Black New Yorkers went to the polls on November 2 and helped give Andrew Cuomo a big electoral victory over Carl Paladino. Blacks represented 18 percent of the electorate, up from 10 percent in 2006.

And how is the governor-elect thanking Black New Yorkers?

He has appointed Rudy Giuliani to his transition team as co-chair of the public safety committee. There cannot be a greater slap in the face to Black New Yorkers than this appointment.

The appointment says to Black New Yorkers that the blatant racism that permeated the Giuliani administration is welcome on the pubic safety committee of the transition team, which translates to us that the safety of the city and state will partially be based on the methods that the former mayor used to terrorize Black New York.

This choice is perplexing. Why would the governor-elect, who is a Democrat, put a former Republican mayor who threatened to run for governor himself on the transition team, along with several other Republicans who have been some of the most outspoken against the Democratic Party and every Democratic governor?

This is not the first time a Cuomo has made such a boneheaded decision involving Giuliani. In the news pages of this paper earlier this year, we reminded our readers of the unholy alliance of the Cuomos and Giuliani going back to the early 1990s when Andrew’s father torpedoed David Dinkins’ re-election campaign.

Cuomo’s father released a report critical of the Dinkins administration’s handling of Crown Heights and allowed a session referendum on the ballot. This lead heavily increased turnout in white/Italian sections of Staten Island. Dinkins barely lost that election and, of course, Giuliani went on to terrorize communities of color for eight years.

And a year after Dinkins’ loss, Giuliani endorsed Mario Cuomo for reelection–crossing party lines.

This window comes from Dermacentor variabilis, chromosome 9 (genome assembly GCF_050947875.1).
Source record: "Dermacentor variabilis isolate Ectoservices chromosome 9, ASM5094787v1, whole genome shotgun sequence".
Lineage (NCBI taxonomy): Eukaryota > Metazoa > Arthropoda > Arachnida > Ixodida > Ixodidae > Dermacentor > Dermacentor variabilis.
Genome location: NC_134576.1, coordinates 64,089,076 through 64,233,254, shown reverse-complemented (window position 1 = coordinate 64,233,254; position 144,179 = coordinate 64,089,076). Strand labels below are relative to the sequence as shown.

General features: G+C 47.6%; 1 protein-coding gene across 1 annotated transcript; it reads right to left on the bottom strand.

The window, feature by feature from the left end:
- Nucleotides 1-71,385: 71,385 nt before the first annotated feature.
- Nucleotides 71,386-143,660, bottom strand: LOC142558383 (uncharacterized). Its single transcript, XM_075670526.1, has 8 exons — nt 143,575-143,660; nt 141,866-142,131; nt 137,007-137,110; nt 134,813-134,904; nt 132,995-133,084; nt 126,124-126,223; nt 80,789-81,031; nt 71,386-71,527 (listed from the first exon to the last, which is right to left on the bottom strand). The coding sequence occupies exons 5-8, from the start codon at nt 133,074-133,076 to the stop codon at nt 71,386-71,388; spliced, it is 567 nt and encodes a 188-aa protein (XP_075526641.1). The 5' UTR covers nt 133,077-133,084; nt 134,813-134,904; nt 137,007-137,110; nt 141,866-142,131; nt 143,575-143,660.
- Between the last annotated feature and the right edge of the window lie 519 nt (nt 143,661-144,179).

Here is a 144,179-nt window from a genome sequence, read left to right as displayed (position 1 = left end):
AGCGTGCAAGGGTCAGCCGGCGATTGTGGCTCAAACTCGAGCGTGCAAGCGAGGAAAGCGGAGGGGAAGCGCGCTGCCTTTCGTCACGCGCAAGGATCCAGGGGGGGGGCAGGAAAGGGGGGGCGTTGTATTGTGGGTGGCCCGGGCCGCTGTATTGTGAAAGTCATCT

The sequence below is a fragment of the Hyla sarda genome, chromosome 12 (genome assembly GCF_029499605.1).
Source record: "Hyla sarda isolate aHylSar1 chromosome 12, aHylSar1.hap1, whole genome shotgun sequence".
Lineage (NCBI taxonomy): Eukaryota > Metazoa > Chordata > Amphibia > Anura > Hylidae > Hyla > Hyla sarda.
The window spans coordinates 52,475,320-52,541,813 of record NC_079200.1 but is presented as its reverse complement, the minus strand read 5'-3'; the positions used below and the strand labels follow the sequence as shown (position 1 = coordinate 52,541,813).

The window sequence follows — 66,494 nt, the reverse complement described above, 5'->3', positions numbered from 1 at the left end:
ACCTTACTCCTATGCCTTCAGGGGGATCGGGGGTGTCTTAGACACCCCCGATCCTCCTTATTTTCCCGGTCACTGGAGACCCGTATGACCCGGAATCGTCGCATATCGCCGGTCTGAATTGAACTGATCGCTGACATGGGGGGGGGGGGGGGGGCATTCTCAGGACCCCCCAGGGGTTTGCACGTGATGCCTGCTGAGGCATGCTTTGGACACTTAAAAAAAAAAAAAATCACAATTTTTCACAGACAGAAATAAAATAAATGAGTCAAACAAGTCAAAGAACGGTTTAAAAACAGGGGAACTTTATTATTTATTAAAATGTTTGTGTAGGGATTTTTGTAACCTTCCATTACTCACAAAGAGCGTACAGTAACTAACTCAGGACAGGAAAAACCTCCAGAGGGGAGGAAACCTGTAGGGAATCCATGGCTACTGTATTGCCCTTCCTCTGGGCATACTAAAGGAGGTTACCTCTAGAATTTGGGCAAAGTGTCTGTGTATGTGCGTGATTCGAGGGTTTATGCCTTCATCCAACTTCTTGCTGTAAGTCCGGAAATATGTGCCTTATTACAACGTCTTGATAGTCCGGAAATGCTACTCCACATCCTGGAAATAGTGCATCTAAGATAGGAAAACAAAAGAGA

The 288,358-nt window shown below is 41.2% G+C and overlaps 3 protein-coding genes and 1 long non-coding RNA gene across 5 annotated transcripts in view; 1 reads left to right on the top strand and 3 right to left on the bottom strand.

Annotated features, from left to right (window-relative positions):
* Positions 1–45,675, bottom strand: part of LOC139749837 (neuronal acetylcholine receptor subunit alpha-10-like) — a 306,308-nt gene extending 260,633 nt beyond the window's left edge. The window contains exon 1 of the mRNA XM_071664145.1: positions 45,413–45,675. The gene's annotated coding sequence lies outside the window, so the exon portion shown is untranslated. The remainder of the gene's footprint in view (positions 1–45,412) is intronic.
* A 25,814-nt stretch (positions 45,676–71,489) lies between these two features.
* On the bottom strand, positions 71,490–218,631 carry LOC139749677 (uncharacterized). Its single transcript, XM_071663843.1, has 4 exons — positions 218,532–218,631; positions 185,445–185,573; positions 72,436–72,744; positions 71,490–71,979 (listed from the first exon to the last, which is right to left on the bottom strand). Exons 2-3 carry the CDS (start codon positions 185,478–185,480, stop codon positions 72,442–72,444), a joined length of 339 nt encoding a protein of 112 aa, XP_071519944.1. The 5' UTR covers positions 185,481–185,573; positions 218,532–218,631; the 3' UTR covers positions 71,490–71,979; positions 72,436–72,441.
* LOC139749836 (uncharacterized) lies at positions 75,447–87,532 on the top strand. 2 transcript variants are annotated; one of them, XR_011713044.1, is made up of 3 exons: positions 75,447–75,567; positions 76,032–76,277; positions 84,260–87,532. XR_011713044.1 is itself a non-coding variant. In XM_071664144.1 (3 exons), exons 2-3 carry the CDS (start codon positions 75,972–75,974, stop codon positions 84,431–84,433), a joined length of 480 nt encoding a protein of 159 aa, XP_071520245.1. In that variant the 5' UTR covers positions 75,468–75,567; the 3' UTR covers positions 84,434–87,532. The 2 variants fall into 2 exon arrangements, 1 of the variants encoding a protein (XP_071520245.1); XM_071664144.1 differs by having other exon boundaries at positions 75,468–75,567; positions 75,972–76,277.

Overall, the governor-elect’s transition team seems to have some racial/ethnic diversity, but it also has some major holes. For instance, I would rather see an imam on the public safety committee than a Republican mayor. I would like to see other clergy, since the faith community is very important to the social, political, economic and spiritual fabric of New York.

While I understand the need for reconciliation and diversity of thought on a transition team, why is the governor-elect putting people on the team who are in complete opposition to what Cuomo has said he wants to accomplish? Why surround himself with those whose ideals and principals are at odds with what he purports to be trying to accomplish?

Why would you make the man who made the corrupt and now convicted felon Bernard Kerik his police chief a co-chair for public safety?

While there needs to be diversity of ideas, why would you put people in place to work with you who do not agree with the fundamental tenents of what you and your electorate stand for politically? Would Carl Paladino have put David Dinkins or Al Sharpton on his transition team? I doubt it. So why should we suffer the presence of Giuliani?

The transition team has a lot of work ahead, and the people there are put in place to serve at the will of the governor. I hope that cooler heads will prevail in all aspects of the process and that the team is able to find great talent that will provide great advice and leadership for this state.